Thursday, April 27, 2006

Robots And Empire

the three laws of robotics:
1. a robot may not injure a human being, or, through inaction, allow a human being to come to harm.
2. a robot must obey the orders given it by human beings except where such orders would conflict with the first law.
3. a robot must protect its own existence as long as such protection does not conflict with the first or second law.

in “robots and empire”, part 4 of asimov’s “the robot novels”, the two main robots involved – daneel and giskard – anticipate a confrontation with a tricky dilemma: a cusp may be reached where they may have to harm or even kill two human beings – amadiro and mandamus – who are planning to slowly destroy the planet earth. but how can daneel and giskard carry out their actions when the first law of robotics prevents them from doing so? a robot will freeze and/or cease to function when it attempts to break any of the three laws.

one might argue that killing amadiro and mandamus – the two antagonists in the story – would actually be prescribing to the first law as the robots would, theoretically speaking, not let their inaction be the cause of the death of billions of people on earth. however, daneel and giskard cannot act on this premise as humanity, represented by the billions of people is an abstract term. robots have as their priority to protect the non-abstract individuals in their vicinity.

daneel, due in most part to his previous dealings and encounters with the now decades dead earth legend, elijah baley, and after much careful analysis came up with his own philosophical interpretation of the three laws, and in so doing, developed a way to circumvent the dilemma he and his fellow robot, giskard, are about to get themselves into.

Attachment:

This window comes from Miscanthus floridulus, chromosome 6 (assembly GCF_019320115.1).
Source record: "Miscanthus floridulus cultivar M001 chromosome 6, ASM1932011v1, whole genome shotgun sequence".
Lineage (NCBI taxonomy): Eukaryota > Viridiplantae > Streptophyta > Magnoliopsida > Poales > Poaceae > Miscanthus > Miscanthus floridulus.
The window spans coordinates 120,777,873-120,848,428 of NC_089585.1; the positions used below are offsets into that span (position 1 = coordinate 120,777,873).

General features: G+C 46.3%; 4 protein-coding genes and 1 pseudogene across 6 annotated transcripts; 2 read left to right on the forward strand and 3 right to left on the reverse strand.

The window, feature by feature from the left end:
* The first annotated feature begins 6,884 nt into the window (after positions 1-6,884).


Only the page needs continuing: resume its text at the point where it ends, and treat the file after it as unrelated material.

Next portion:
daneel proposes that a “zeroth law” can be extrapolated from the three laws and he states it as thus: a robot may not injure humanity or, through inaction, allow humanity to come to harm.

since this law has not been programmed into the positronic pathways of robots and was only brought into consideration by daneel himself, it should not come as a surprise that his friend, giskard, cannot act, without freezing, upon this zeroth law. so the two robots come into an agreement that when they finally meet up with amadiro and mandamus, the responsibility would fall on daneel to stop the two evildoers from executing their devious plans of destroying earth.

what i like about this book is how asimov expresses the importance of humanity as a whole over a single individual; how one person is just an infinitesimal part of the entire tapestry that is life. each person eventually dies one day. but what of that? life will go on without so much as a blip. the problem with us humans is we think the world revolves around us; that others were born to serve us; that tears would flow like a river upon our deaths – these and tons of similar balderdash.

it takes an atheist like isaac asimov to point out to us, nitwits, that it’s not the individual’s importance and prestige that matters but the lasting contributions one has engraved in life’s eternal embroidery.

rating: 5 of 5 stars * * * * *
makes you want to collect and read all the robot novels.

1 comment:

rob said...

Interesting story. I liked the fact that the heroes are the robots. I was thinking, the robots could also stop the two human beings by letting a third party, a hired human assasin carry out the killing. Or even eliminate the two bad guys through an indirect way such as poisoning or framing them, etc. But I'm sure Asimov accounted for this in the novel and explains why this wouldn't be possible.

Regarding the importance of humanity as a whole over the individual, I remember reading, not sure if it was from a Dalai Lama book or something, something similar to Asimov's philosophy. That suffering and even death is a part of life. And most of our unhappiness is the refusal to accept this fact. The irony is it is the grandiose belief of self importance that also drives the desire to give a lasting contribution to mankind. So we can leave our "legacy" or so we think.